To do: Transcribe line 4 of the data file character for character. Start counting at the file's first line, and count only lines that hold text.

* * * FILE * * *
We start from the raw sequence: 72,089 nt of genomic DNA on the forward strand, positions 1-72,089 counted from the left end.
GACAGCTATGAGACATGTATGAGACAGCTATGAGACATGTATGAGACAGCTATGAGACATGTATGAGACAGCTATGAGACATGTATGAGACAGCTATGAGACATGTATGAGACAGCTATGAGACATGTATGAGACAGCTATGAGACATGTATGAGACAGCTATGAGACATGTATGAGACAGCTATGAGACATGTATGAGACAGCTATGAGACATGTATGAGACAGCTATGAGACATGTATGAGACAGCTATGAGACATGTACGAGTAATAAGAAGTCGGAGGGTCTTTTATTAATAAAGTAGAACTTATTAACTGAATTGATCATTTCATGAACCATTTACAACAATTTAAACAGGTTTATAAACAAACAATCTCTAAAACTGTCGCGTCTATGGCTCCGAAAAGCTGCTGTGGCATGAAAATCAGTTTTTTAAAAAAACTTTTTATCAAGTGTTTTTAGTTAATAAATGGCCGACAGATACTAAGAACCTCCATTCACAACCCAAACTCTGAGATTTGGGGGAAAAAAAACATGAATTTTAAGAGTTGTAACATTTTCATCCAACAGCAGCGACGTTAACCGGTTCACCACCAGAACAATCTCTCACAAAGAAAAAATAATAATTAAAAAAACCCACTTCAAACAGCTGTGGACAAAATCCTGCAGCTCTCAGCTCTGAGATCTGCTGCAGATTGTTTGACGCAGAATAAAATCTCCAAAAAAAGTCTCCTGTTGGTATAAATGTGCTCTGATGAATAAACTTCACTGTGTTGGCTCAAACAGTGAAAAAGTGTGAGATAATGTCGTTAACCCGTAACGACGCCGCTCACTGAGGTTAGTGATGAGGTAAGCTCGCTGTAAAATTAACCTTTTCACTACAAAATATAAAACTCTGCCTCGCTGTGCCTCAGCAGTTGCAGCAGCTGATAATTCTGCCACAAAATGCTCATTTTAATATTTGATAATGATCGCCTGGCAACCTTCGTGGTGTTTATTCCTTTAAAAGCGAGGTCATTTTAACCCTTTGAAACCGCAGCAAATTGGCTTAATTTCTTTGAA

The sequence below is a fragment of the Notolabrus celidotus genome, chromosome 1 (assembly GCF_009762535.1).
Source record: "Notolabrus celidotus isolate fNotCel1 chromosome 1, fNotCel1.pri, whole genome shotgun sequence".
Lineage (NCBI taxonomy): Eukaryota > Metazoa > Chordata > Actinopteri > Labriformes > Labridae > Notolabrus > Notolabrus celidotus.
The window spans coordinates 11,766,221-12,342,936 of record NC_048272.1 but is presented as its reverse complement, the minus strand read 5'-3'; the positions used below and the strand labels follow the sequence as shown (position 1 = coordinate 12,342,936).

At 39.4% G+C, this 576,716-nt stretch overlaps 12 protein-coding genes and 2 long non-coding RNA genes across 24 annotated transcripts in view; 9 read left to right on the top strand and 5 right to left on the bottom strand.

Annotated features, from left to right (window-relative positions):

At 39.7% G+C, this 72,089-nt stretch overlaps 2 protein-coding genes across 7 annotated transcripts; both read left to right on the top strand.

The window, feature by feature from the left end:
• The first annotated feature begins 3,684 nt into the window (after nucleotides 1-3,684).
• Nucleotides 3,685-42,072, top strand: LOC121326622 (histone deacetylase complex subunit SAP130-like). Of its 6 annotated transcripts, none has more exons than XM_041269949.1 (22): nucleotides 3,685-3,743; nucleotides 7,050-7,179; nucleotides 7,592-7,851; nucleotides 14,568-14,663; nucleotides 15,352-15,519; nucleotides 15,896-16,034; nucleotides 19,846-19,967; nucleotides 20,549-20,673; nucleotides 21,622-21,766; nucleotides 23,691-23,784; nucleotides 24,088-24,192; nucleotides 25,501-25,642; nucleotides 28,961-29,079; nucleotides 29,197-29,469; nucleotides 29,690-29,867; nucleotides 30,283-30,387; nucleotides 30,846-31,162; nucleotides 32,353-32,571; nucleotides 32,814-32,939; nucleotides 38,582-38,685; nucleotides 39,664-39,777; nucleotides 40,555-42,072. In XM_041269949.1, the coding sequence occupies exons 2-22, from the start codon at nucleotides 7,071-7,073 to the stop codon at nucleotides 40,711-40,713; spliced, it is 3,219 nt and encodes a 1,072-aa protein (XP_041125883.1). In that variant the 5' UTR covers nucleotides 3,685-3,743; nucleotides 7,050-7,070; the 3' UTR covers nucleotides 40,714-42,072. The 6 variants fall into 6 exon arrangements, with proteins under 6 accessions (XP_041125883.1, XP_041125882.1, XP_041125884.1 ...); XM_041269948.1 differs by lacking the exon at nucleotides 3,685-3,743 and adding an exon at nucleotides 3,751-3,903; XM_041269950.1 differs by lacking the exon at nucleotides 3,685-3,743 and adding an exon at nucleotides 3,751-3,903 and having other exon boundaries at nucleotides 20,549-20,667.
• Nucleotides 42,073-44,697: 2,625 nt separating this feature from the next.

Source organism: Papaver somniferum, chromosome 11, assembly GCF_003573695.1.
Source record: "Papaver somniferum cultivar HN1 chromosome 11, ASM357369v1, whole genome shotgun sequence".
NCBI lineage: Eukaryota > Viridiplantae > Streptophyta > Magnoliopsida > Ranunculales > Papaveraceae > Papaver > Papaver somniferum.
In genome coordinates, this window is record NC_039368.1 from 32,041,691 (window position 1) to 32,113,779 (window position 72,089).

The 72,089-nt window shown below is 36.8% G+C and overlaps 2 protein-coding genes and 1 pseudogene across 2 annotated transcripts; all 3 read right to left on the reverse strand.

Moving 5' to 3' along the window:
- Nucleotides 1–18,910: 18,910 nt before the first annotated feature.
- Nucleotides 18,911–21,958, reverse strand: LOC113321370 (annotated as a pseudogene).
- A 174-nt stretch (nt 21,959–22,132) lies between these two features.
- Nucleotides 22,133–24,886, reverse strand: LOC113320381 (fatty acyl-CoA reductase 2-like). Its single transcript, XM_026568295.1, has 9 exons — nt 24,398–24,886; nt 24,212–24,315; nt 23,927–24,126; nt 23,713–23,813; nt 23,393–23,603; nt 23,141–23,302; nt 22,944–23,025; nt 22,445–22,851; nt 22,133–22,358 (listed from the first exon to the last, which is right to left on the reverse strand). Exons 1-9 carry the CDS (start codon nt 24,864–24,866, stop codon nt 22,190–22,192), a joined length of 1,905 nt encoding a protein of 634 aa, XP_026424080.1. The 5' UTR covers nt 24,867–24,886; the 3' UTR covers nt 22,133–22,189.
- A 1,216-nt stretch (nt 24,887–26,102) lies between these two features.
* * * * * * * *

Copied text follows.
Source record: "Notolabrus celidotus isolate fNotCel1 chromosome 1, fNotCel1.pri, whole genome shotgun sequence".